Ten years ago this month, the Socceroos made it through to the knockout stages of the World Cup in Germany after what was a crazy match against Croatia, with goals aplenty and a Croatian player receiving three yellow cards and staying on the pitch. While most fans like to say – albeit much less politely – the job of a referee in a sports game is so easy their dog could do it, from pre- and post-match administration tasks to keeping track of everything going on on the pitch, there’s a lot for refs to do and, like many jobs, it isn’t as easy as it looks.
Australian startup RefLIVE has come up with what it believes could be the perfect tech solution for football referees, an app for smartwatches and smartphones that will improve the efficiency for the pre-match, in-game, and post-match administration tasks that referees are required to complete. Most importantly, perhaps, in terms of the flow of the game, RefLIVE removes the need for the referee’s notebook and their having to write down every infraction they call.
“RefLIVE is focused on digitising the match day administration process for soccer referees. The current process of manually recording details on paper and calculating the time and reason for cautions is completely outdated, slow and inaccurate,” cofounder Simon Murphy explained. “We plan to make paper team sheets a thing of the past.”
Of course, Murphy, a player himself, came up with the idea while watching a game of football.
“I was just watching football one day on TV and there was a lot of yellow cards and subs in a short amount of time which made me realise how long it was taking for the referee to write the details in a notebook,” he said.
“Once I really started to think about it, every game I watched and played in made me think that there must be a better way of doing this, so I started designing a smartwatch app which made the most sense because referees need a stopwatch to track the time. Having played, coached, and refereed, I’m familiar with the pain of the paper based administration tasks.”
Ken Chin came on board as tech cofounder soon after and work got underway. Murphy said he was in two minds about getting seed funding, first having searched for developers and finding either just a few who would work for sweat equity, or pricey quotes.
“I briefly searched for investors but quickly concluded that I didn’t want the constraints of someone looking over my shoulder or setting revenue and profitability targets. About a day after I had decided to bootstrap the idea, I still had one meeting left with a friend who is an ex-professional player. He really loved the idea and my long term plan so we agreed to terms for him to take a minority share,” Murphy explained.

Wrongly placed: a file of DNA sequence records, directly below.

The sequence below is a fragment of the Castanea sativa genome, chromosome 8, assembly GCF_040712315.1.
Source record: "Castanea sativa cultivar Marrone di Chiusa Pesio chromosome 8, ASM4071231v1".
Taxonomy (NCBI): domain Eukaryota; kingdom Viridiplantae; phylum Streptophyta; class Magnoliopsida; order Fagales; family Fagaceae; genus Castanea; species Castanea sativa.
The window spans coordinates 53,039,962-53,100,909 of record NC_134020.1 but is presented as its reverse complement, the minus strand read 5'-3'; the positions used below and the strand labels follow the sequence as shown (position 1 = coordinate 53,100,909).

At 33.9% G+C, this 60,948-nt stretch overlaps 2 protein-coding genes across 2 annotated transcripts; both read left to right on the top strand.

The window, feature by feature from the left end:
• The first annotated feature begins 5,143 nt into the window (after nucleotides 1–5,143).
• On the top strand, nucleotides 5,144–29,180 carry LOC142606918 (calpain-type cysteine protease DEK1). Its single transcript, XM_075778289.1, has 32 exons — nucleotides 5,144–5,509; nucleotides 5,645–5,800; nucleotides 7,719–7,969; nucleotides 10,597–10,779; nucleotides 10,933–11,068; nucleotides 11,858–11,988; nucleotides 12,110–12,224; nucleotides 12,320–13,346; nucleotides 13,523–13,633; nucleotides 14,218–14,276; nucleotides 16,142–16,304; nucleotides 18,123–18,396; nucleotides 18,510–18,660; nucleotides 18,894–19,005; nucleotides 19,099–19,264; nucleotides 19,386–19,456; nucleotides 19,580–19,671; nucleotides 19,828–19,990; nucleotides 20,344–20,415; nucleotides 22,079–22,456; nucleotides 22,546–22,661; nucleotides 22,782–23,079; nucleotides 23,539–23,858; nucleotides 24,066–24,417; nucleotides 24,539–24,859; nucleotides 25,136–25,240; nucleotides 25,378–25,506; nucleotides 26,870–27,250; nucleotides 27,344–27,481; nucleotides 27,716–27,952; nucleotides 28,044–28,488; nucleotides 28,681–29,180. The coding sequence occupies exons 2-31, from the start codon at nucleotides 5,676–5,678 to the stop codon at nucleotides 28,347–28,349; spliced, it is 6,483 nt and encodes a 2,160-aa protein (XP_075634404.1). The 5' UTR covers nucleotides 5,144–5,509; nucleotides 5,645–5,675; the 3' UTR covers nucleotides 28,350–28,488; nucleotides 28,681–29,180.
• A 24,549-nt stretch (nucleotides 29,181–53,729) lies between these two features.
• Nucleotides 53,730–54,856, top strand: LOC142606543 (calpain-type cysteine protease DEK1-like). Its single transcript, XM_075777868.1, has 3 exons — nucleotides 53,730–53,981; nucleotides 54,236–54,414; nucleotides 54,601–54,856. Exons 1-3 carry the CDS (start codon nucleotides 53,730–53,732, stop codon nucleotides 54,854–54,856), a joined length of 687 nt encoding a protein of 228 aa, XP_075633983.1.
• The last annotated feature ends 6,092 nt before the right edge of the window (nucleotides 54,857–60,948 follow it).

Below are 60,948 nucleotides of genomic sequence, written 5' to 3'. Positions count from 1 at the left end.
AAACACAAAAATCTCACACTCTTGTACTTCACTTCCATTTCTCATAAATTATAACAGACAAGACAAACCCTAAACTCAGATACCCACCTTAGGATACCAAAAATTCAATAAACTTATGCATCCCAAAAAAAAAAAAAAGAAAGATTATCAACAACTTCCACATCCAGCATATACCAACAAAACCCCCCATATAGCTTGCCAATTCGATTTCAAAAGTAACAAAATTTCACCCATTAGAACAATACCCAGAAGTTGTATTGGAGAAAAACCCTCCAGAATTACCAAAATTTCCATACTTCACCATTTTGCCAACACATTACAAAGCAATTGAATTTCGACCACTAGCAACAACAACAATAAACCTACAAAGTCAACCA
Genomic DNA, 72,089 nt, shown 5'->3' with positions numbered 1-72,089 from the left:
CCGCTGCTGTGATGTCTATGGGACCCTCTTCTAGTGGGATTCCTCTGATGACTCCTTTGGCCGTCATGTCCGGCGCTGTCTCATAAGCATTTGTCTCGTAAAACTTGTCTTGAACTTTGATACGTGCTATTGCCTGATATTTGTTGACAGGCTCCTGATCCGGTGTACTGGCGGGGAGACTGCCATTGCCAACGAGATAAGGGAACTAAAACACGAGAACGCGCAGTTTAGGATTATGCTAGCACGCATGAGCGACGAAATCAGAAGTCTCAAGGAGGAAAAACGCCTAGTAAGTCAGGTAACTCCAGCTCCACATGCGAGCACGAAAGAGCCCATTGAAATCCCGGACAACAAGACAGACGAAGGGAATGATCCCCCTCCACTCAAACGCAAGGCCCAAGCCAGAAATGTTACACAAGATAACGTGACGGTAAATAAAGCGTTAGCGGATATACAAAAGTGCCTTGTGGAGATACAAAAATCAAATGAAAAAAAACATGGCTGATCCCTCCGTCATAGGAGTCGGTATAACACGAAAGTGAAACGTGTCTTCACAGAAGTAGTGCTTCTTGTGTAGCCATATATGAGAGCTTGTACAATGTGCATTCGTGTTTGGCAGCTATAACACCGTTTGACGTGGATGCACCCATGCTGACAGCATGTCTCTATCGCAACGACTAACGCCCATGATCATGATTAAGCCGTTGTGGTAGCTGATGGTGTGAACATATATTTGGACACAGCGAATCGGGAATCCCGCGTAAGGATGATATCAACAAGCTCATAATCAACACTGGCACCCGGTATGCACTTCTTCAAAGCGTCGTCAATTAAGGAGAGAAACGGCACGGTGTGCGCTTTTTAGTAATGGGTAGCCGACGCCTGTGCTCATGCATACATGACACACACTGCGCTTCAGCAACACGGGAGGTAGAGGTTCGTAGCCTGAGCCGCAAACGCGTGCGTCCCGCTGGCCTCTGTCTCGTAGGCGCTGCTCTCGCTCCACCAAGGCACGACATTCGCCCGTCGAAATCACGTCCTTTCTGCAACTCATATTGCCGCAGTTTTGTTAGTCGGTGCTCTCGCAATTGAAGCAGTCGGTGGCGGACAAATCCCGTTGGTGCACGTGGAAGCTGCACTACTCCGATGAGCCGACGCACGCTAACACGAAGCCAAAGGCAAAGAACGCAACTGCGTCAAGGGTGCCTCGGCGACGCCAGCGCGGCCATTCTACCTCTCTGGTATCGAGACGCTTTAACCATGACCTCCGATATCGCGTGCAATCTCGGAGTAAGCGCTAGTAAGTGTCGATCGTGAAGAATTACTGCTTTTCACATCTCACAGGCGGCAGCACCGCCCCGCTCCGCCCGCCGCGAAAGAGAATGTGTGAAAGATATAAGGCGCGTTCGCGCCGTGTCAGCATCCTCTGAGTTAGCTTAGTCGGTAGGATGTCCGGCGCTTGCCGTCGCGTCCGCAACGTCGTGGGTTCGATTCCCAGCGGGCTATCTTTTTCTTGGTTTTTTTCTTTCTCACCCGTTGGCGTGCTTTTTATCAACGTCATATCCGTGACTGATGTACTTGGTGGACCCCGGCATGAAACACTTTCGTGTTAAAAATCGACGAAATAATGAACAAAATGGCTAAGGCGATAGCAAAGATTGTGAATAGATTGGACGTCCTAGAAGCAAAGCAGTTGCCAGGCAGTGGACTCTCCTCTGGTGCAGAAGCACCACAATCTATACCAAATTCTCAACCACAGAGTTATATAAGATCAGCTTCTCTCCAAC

With funding in hand, Murphy said the team was able to focus on building a product it is proud of. The app itself works by having the referee enter the pre-match information on the smartphone app, and then record the in-game details such as goals, cards, and substitutes on the smartwatch app. They can then review, edit, and submit the post-match report from a smartphone.
Team administrators and the super-keen fans can also record match details through the app, and also get a live summary of the information entered by the referee in real-time.
With a former professional player as an investor, RefLIVE has a significant in with its target market, and its scope of use can range from local clubs and associations through to A-League clubs and national teams. In fact, the app was trialled by an assistant referee at the recent Australian Matildas vs New Zealand Ferns friendly match in Ballarat.
As such, Murphy said the startup has received support from administrative bodies Football Federation Australia and Football Federation Victoria, who he said have been “integral” in the researching and developing of RefLIVE. This support is key if the startup wants to be used in the pros, where everything must be approved by the league administrators, however Murphy said more significant interest is coming from overseas.
“Australia is a great place because its sports crazy but the scale of the market is tiny in comparison to Asia and North America. We’ve had a couple of requests for some language translations which we’re working on now,” he said.
The startup will be looking to subscribe leagues to its premium service, which can integrate with the digital administration platforms they are already using, with the long term goal to one day see the app used in World Cup matches.